HP Chromebook 14 Review
The HP Chromebook 14 is more comfortable to type on and use thanks to its size, the largest of any Chromebook. Thomas Halleck / International Business Times

The PC market is tough: It's not growing and margins are razor thin. Despite that, HP, the storied Palo Alto, California, tech giant, is creating a pure-play personal computer manufacturer. HP Inc. will compete on its own without the enterprise storage, servers and networking equipment that will be sold by HP Enterprise. How will it fare against the likes of Lenovo, Dell, Apple and Acer?

It won't be easy, but here are some reasons HP Inc. won't be a pushover:

Scale in PCs, laptops and tablets. HP’s personal systems profit may be slim at 3.6 percent of $25.3 billion in revenue so far this year. But its market share is nothing to scoff at. The company commands a sizable portion of the PC industry with 18.3 percent global share, second only to Lenovo’s 19.6 percent in July, according to IDC. Though global PC growth has nearly flattened, HP isn’t going anywhere in the short term.

Sales of HP laptops are booming, at the moment. HP laptops saw strong growth last quarter with a 17 percent increase in year-over-year revenue. That’s certainly welcome news for the PC manufacturer, but that growth comes with a huge caveat: It isn’t expected to last. The bulk of those sales largely came from commercial customers replacing their fleets of dated Windows XP machines, for which Microsoft ended support in April. The other portions of those sales were from Europe, which saw a surge in recent quarters.

“XP replacements will wind down,” said Loren Loverde, VP for IDC Worldwide PC Tracker. “But recovery from weak last-year sales and Europe’s rebound may last another quarter.”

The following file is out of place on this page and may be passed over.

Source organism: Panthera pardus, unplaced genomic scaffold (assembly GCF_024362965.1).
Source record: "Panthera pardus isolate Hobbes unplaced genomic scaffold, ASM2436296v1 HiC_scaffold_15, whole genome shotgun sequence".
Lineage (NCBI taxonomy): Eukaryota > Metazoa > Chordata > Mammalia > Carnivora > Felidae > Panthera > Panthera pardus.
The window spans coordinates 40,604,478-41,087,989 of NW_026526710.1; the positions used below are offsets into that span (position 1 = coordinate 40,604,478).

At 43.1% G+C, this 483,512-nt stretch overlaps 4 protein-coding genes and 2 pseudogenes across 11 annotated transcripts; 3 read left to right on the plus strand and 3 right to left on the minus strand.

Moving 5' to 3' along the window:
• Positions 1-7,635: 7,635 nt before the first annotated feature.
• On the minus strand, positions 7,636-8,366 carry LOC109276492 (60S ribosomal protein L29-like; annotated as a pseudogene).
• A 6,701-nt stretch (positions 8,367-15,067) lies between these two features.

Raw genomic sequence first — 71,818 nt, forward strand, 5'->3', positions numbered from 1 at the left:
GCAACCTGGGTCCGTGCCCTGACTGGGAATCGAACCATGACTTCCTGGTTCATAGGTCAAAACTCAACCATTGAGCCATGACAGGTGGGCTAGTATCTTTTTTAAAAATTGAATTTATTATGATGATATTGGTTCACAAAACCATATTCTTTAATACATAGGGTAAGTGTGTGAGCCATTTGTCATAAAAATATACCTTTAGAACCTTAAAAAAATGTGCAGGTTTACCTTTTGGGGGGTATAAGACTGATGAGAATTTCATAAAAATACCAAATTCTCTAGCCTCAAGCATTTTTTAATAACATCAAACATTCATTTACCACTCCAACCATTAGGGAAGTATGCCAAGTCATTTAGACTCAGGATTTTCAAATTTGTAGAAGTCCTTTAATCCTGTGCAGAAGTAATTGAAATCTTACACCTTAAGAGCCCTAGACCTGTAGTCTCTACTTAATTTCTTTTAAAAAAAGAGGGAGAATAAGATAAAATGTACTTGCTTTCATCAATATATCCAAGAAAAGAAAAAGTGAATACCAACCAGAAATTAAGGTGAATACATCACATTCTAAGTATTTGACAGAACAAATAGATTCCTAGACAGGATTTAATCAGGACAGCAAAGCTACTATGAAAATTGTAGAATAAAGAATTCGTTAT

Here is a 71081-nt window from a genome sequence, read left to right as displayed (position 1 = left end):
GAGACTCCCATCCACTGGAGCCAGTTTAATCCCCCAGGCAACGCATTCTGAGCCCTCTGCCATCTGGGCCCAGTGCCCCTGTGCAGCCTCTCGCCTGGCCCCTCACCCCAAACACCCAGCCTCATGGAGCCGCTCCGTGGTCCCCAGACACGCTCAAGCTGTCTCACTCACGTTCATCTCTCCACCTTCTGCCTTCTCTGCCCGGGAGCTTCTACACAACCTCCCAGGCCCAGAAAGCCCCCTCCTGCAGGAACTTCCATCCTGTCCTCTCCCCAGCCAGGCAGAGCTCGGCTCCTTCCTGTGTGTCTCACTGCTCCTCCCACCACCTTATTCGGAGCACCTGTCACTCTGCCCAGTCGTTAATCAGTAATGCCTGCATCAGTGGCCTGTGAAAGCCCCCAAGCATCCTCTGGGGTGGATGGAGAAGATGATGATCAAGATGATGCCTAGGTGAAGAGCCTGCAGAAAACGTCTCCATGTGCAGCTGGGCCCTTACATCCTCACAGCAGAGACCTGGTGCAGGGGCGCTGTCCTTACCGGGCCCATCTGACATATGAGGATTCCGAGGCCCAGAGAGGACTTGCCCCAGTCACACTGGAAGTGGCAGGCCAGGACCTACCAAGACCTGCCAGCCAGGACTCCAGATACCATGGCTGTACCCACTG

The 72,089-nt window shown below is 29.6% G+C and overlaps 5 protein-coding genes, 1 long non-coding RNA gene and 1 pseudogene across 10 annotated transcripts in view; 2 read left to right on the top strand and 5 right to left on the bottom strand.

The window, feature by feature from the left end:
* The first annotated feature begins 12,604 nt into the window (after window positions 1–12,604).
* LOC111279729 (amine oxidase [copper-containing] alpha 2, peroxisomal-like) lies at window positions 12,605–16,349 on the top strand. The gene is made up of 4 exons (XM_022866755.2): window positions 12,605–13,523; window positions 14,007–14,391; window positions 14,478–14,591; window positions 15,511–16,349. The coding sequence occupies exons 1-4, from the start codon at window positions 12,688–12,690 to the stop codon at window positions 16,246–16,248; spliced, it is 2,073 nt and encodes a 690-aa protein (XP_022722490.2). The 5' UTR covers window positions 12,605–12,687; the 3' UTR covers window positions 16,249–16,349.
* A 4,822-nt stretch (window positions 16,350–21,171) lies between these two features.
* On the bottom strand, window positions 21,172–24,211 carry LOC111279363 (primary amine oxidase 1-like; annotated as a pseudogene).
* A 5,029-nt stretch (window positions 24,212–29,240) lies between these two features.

An independent HP Inc. can do deals. By separating from its enterprise division, HP’s PC and printer division will be more agile. It can use that flexibility to take share away from smaller competitors or even acquire them outright. The company can also pursue other avenues such as tablets with non-Windows operating systems and mobile devices.

“There’s still some room for leaders like HP to grow through consolidating share,” Loverde said. “HP’s ability to go after tablets or Chromebooks or potentially other types of PC-type devices would probably be boosted by the flexibility and independence they have as an independent company.”

It can compete at the low end. Sometimes you don’t need to push the top of the line PC model to drive sales. HP has been making aggressive inroads in recent years through its offering of several Google Chromebook models to consumers and the fast growing education market. But it hasn’t stopped with Chromebooks. The company also introduced an 11.6-inch $199 Windows notebook last week aimed at users who prefer to rely on cloud content over locally stored data. It’s too early to tell, but it may be a strategy that pays off in the long term.

“If we move out 10 to 20 years the marketplace will look completely different from today.” independent technology analyst Jeff Kagan said. “It will all be up in the cloud. This is the direction that we’re heading in, but it just doesn’t happen overnight.”